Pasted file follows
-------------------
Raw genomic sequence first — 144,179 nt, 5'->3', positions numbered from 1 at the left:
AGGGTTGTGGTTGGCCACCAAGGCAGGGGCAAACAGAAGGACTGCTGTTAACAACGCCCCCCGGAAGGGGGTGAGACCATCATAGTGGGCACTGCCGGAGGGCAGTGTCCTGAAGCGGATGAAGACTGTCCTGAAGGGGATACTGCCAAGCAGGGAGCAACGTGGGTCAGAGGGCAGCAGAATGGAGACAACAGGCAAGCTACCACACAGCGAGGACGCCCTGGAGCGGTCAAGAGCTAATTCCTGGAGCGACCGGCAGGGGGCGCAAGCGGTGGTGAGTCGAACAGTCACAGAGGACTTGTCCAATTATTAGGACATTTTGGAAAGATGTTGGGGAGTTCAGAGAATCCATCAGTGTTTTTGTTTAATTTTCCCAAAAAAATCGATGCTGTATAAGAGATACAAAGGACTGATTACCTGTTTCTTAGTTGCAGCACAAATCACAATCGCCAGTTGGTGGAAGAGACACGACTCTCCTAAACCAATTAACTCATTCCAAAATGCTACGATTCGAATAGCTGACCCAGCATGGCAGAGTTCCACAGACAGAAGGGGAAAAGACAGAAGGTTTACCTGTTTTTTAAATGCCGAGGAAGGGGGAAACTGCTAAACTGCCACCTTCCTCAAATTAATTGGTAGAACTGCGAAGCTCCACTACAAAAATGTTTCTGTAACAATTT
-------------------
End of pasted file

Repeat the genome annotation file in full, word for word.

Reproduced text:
Raw genomic sequence first — 144,179 nt, 5'->3', positions numbered from 1 at the left:
AGGGTTGTGGTTGGCCACCAAGGCAGGGGCAAACAGAAGGACTGCTGTTAACAACGCCCCCCGGAAGGGGGTGAGACCATCATAGTGGGCACTGCCGGAGGGCAGTGTCCTGAAGCGGATGAAGACTGTCCTGAAGGGGATACTGCCAAGCAGGGAGCAACGTGGGTCAGAGGGCAGCAGAATGGAGACAACAGGCAAGCTACCACACAGCGAGGACGCCCTGGAGCGGTCAAGAGCTAATTCCTGGAGCGACCGGCAGGGGGCGCAAGCGGTGGTGAGTCGAACAGTCACAGAGGACTTGTCCAATTATTAGGACATTTTGGAAAGATGTTGGGGAGTTCAGAGAATCCATCAGTGTTTTTGTTTAATTTTCCCAAAAAAATCGATGCTGTATAAGAGATACAAAGGACTGATTACCTGTTTCTTAGTTGCAGCACAAATCACAATCGCCAGTTGGTGGAAGAGACACGACTCTCCTAAACCAATTAACTCATTCCAAAATGCTACGATTCGAATAGCTGACCCAGCATGGCAGAGTTCCACAGACAGAAGGGGAAAAGACAGAAGGTTTACCTGTTTTTTAAATGCCGAGGAAGGGGGAAACTGCTAAACTGCCACCTTCCTCAAATTAATTGGTAGAACTGCGAAGCTCCACTACAAAAATGTTTCTGTAACAATTT